When it seemed that Sharm el-Sheikh had achieved overcome his great obstacle (the creation of a fund to deal with the loss and damage caused by the climate crisis in the global south), the final agreement of the climate summit has been hit another hurdle even more complicated to overcome against the clock. This Saturday morning, in what is supposed to be the final stretch of the negotiations, Europe has been blunt in stating that it will not sign any agreement that is not aligned with the 1.5 degree target. Later, a coalition of countries (among which Spain is also included) has appeared to support the message.
“Keep 1.5 alive.” This is the phrase that has been repeated the most in the corridors of the Sharm el-Sheikh summit this Saturday. The motto refers to the goal of limit the global rise in temperatures below the 1.5 degrees on average compared to the pre-industrial era. Right now, the globe’s thermometers are already 1.1 degrees higher than a century ago. As various analyzes warn, current climate policies will lead to a global warming close to 2.5 degrees. If so, the world would be exposed to a drastic increase in all weather extremes.
To avoid this scenario, experts warn that greenhouse gas emissions must be drastically reduced. The plan is crystal clear. Emissions must reach its peak before 2025 and then they must fall almost in half before reaching 2030. This is the only path that, according to countless scientific reports, will allow us to avoid the climate catastrophe. Or put another way, the 1.5 degree target it is the great “safety threshold” for the planet.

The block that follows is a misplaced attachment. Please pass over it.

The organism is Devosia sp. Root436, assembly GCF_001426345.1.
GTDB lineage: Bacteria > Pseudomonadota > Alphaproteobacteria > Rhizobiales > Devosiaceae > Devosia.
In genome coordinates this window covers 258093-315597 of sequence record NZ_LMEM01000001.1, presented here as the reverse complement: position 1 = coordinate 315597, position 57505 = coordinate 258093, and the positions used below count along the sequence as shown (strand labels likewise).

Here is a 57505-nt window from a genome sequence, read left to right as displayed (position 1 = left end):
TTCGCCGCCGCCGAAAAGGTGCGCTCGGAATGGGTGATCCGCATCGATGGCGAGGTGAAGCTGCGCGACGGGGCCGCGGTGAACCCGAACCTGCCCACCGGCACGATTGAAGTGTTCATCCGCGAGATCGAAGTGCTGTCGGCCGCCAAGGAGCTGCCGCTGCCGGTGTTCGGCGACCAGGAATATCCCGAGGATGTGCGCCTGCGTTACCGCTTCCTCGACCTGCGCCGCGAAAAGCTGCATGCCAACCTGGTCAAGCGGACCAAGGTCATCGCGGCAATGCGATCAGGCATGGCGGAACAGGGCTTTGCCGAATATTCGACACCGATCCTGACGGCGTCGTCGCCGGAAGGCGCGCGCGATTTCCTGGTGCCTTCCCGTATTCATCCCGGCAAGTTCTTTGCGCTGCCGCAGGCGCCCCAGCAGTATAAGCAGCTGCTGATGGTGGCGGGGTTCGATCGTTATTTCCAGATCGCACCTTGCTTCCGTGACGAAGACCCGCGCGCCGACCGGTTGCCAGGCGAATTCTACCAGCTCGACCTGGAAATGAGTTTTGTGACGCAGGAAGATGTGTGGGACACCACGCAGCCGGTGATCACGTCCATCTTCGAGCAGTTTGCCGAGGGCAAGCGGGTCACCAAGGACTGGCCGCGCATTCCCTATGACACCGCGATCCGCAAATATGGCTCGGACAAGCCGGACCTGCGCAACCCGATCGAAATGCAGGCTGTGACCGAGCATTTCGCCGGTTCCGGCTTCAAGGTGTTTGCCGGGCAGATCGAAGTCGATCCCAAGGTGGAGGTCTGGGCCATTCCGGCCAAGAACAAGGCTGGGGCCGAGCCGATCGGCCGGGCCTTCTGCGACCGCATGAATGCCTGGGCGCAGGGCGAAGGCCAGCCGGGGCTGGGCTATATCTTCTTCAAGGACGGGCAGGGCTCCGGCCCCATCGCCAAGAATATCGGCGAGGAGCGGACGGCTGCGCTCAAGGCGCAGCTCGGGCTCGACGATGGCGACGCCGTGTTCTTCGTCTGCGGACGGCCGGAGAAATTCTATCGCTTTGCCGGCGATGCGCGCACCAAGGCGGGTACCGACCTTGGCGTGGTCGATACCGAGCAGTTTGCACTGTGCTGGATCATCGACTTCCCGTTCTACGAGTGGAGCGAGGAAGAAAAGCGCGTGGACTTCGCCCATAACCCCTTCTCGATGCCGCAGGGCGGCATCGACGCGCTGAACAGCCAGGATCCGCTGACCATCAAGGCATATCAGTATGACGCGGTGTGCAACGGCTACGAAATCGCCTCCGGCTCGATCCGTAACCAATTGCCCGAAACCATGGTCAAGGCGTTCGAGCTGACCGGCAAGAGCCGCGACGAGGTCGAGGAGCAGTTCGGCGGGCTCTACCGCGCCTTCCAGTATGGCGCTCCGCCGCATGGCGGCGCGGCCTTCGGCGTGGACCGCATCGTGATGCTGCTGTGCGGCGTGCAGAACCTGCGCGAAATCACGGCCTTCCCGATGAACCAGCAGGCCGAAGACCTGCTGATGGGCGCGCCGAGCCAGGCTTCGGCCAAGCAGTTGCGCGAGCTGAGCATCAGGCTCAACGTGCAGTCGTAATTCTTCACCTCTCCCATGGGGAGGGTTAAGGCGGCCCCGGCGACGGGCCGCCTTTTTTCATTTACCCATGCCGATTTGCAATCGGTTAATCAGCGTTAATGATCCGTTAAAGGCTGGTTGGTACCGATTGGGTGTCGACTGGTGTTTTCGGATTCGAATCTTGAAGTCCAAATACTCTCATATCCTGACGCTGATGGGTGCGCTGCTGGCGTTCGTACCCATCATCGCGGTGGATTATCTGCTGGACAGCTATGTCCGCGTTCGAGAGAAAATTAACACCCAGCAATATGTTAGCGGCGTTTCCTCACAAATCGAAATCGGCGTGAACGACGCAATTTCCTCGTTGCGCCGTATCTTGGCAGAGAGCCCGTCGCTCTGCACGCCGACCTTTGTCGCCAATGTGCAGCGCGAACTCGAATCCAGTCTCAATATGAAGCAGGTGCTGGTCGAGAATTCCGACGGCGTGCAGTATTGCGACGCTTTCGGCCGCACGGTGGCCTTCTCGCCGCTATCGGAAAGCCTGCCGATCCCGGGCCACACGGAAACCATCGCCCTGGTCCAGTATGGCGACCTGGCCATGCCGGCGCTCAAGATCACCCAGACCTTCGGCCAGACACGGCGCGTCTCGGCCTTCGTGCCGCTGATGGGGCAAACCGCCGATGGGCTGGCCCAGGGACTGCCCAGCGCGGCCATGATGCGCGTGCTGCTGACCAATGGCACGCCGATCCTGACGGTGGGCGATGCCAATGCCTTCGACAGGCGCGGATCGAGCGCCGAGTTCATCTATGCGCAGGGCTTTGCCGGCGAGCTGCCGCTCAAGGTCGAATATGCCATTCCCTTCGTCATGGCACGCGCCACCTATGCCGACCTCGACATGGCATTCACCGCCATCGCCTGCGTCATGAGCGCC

This is the message that now defend a group of countries en bloc, known as the ‘High Ambition Coalition’, as the last obstacle to save the Sharm el-Sheikh agreement. In a brief but direct statement delivered this Saturday afternoon, a large coalition of countries have argued that they will only sign the agreement if they explicitly stated in the final text the need to strengthen emission reduction policies (and align them with the 1.5 target), toreach peak emissions in 2025 and commit to the end (or at least the substantial reduction) oil, coal and gas.
The Fossil Fuel Controversy
Right now, according to the latest draft released by the Egyptian presidency of the summit, these elements they are only diffusely reflected in the text. The text includes a mention of the latest report from the Intergovernmental Panel of Experts on Climate Change (IPCC) on the need to cut greenhouse gas emissions by 43% by 2030 but does not detail any additional measures to get it. It asks, yes, the countries that present new cut plans at the Dubai summit (which is, roughly speaking, the same assignment that Glasgow left for Sharm el-Sheikh).
It also repeats the same speech from the Scottish summit on the need to “phase out” the use of coal and leave behind “inefficient subsidies” to fossil fuels but, beyond this, the wording of the text displays a more watered down message. The same goes for methane. The latest draft of the agreement reiterates the need to “take more action” to reduce greenhouse gas emissions, with special emphasis on methane, but does not detail further measures to achieve it.
This Saturday, in a race against time to close the negotiations, the joint declaration of these countries has increased the pressure so that the final agreement of Sharm el-Sheikh includes a clear mention on all these issues. Europe has even threatened to walk out of the summit without signing the agreement if this request is not respected. The promoters of this demand argue that the objective of 1.5 degrees is also a reflection of climate solidarity. In this sense, they argue that It is of little use to create a fund to deal with climate damage in the global south if, at the same time, measures are not designed to prevent them from going further.